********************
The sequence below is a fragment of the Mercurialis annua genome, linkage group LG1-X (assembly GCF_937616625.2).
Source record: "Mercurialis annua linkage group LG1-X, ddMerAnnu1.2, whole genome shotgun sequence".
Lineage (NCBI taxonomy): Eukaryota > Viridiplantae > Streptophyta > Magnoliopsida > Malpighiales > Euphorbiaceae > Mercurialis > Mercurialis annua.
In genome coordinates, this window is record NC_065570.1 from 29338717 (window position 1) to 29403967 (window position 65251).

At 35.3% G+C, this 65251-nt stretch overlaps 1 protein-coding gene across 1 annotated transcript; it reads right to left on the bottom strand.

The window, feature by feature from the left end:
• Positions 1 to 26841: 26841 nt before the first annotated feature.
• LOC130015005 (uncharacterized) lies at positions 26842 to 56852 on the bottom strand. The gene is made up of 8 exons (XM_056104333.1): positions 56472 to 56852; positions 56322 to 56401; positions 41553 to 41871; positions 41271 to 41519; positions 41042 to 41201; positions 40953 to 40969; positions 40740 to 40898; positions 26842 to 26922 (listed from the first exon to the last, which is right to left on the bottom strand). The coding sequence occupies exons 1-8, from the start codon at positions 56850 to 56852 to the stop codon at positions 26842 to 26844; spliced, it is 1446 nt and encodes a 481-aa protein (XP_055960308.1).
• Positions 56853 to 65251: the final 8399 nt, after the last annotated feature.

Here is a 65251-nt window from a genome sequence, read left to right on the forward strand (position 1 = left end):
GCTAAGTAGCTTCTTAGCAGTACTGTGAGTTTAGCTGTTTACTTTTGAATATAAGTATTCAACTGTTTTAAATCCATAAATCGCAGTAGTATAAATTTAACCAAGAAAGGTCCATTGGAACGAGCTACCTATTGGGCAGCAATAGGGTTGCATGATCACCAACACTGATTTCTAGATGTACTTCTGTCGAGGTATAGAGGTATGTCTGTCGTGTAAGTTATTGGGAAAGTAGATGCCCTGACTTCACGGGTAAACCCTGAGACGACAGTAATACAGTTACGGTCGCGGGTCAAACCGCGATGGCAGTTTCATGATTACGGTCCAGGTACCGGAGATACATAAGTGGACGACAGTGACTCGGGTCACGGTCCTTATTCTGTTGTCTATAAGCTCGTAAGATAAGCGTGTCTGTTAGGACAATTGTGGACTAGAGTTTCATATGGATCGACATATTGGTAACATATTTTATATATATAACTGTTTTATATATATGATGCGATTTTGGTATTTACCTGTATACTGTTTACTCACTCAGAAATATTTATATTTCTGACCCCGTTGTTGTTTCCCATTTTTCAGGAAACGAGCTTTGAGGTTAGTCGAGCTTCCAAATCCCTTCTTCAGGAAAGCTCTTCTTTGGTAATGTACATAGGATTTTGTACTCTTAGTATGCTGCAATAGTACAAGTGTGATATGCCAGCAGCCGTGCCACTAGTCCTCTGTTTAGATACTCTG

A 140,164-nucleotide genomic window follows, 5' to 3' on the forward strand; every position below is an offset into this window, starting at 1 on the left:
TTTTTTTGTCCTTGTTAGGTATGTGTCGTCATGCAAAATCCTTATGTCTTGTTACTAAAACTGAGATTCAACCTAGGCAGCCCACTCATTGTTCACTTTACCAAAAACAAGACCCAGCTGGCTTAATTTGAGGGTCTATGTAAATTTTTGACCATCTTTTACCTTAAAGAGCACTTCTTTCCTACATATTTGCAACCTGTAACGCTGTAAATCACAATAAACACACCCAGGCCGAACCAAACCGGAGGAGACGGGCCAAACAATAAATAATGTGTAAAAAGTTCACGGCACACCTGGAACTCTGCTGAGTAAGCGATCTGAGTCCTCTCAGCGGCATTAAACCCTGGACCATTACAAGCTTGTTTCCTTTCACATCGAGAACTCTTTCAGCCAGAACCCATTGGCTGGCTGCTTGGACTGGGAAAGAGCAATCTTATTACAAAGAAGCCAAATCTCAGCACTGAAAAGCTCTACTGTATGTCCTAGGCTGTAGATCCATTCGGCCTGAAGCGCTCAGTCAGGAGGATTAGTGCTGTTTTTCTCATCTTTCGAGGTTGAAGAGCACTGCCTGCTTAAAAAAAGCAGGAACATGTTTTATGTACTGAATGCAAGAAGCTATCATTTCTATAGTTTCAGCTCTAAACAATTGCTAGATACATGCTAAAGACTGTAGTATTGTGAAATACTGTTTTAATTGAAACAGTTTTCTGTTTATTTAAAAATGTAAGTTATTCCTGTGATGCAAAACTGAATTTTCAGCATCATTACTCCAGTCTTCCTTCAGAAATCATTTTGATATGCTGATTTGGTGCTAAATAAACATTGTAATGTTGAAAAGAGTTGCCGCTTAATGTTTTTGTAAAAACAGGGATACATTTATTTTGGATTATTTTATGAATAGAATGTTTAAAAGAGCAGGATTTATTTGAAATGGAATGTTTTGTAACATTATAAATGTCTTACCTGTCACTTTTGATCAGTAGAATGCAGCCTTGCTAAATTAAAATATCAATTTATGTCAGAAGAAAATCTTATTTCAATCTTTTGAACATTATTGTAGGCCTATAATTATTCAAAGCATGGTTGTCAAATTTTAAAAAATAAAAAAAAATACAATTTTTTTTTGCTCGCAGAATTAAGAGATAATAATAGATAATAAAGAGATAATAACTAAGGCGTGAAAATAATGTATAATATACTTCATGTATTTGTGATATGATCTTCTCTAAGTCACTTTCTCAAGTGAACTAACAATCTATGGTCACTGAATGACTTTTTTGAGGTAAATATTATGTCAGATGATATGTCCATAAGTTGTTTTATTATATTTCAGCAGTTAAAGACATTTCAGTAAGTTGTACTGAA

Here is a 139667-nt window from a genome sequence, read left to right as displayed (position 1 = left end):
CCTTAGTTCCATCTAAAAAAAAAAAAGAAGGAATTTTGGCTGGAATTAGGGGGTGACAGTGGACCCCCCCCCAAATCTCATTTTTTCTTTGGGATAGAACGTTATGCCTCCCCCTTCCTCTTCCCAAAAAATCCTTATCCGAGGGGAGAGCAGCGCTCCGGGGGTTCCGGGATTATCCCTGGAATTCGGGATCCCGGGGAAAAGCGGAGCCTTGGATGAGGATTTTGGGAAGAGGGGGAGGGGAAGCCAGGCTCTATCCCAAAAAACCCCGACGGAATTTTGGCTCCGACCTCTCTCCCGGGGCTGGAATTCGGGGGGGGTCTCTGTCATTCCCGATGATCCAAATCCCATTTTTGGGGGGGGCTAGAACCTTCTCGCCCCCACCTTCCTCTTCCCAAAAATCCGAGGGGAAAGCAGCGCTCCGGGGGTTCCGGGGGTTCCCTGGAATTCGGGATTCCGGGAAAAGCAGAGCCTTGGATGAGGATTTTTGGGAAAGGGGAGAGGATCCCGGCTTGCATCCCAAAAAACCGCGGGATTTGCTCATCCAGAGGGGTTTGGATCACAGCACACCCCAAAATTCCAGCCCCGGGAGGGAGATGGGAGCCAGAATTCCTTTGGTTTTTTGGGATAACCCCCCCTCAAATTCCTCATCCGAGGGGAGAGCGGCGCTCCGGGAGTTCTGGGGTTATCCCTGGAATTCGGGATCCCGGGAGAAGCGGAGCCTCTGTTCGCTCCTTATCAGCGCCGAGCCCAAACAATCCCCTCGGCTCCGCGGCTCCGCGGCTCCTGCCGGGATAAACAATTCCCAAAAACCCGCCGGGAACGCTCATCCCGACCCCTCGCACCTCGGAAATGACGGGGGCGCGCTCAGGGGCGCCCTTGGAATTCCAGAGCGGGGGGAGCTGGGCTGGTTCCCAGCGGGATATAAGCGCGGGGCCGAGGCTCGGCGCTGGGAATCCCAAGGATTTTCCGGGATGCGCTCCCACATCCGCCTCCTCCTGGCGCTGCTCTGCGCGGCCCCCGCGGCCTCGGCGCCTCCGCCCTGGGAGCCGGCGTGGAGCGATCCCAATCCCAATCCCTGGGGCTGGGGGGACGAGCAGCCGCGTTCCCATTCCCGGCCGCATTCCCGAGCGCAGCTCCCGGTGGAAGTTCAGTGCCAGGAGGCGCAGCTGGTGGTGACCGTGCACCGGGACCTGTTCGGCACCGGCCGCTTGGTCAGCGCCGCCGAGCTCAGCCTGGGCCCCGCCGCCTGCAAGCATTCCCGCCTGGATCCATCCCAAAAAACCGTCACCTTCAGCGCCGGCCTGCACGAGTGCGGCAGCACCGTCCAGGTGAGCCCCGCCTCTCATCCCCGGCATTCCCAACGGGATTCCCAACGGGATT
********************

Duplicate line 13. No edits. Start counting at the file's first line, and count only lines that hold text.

TTTTTTTGTCCTTGTTAGGTATGTGTCGTCATGCAAAATCCTTATGTCTTGTTACTAAAACTGAGATTCAACCTAGGCAGCCCACTCATTGTTCACTTTACCAAAAACAAGACCCAGCTGGCTTAATTTGAGGGTCTATGTAAATTTTTGACCATCTTTTACCTTAAAGAGCACTTCTTTCCTACATATTTGCAACCTGTAACGCTGTAAATCACAATAAACACACCCAGGCCGAACCAAACCGGAGGAGACGGGCCAAACAATAAATAATGTGTAAAAAGTTCACGGCACACCTGGAACTCTGCTGAGTAAGCGATCTGAGTCCTCTCAGCGGCATTAAACCCTGGACCATTACAAGCTTGTTTCCTTTCACATCGAGAACTCTTTCAGCCAGAACCCATTGGCTGGCTGCTTGGACTGGGAAAGAGCAATCTTATTACAAAGAAGCCAAATCTCAGCACTGAAAAGCTCTACTGTATGTCCTAGGCTGTAGATCCATTCGGCCTGAAGCGCTCAGTCAGGAGGATTAGTGCTGTTTTTCTCATCTTTCGAGGTTGAAGAGCACTGCCTGCTTAAAAAAAGCAGGAACATGTTTTATGTACTGAATGCAAGAAGCTATCATTTCTATAGTTTCAGCTCTAAACAATTGCTAGATACATGCTAAAGACTGTAGTATTGTGAAATACTGTTTTAATTGAAACAGTTTTCTGTTTATTTAAAAATGTAAGTTATTCCTGTGATGCAAAACTGAATTTTCAGCATCATTACTCCAGTCTTCCTTCAGAAATCATTTTGATATGCTGATTTGGTGCTAAATAAACATTGTAATGTTGAAAAGAGTTGCCGCTTAATGTTTTTGTAAAAACAGGGATACATTTATTTTGGATTATTTTATGAATAGAATGTTTAAAAGAGCAGGATTTATTTGAAATGGAATGTTTTGTAACATTATAAATGTCTTACCTGTCACTTTTGATCAGTAGAATGCAGCCTTGCTAAATTAAAATATCAATTTATGTCAGAAGAAAATCTTATTTCAATCTTTTGAACATTATTGTAGGCCTATAATTATTCAAAGCATGGTTGTCAAATTTTAAAAAATAAAAAAAAATACAATTTTTTTTTGCTCGCAGAATTAAGAGATAATAATAGATAATAAAGAGATAATAACTAAGGCGTGAAAATAATGTATAATATACTTCATGTATTTGTGATATGATCTTCTCTAAGTCACTTTCTCAAGTGAACTAACAATCTATGGTCACTGAATGACTTTTTTGAGGTAAATATTATGTCAGATGATATGTCCATAAGTTGTTTTATTATATTTCAGCAGTTAAAGACATTTCAGTAAGTTGTACTGAA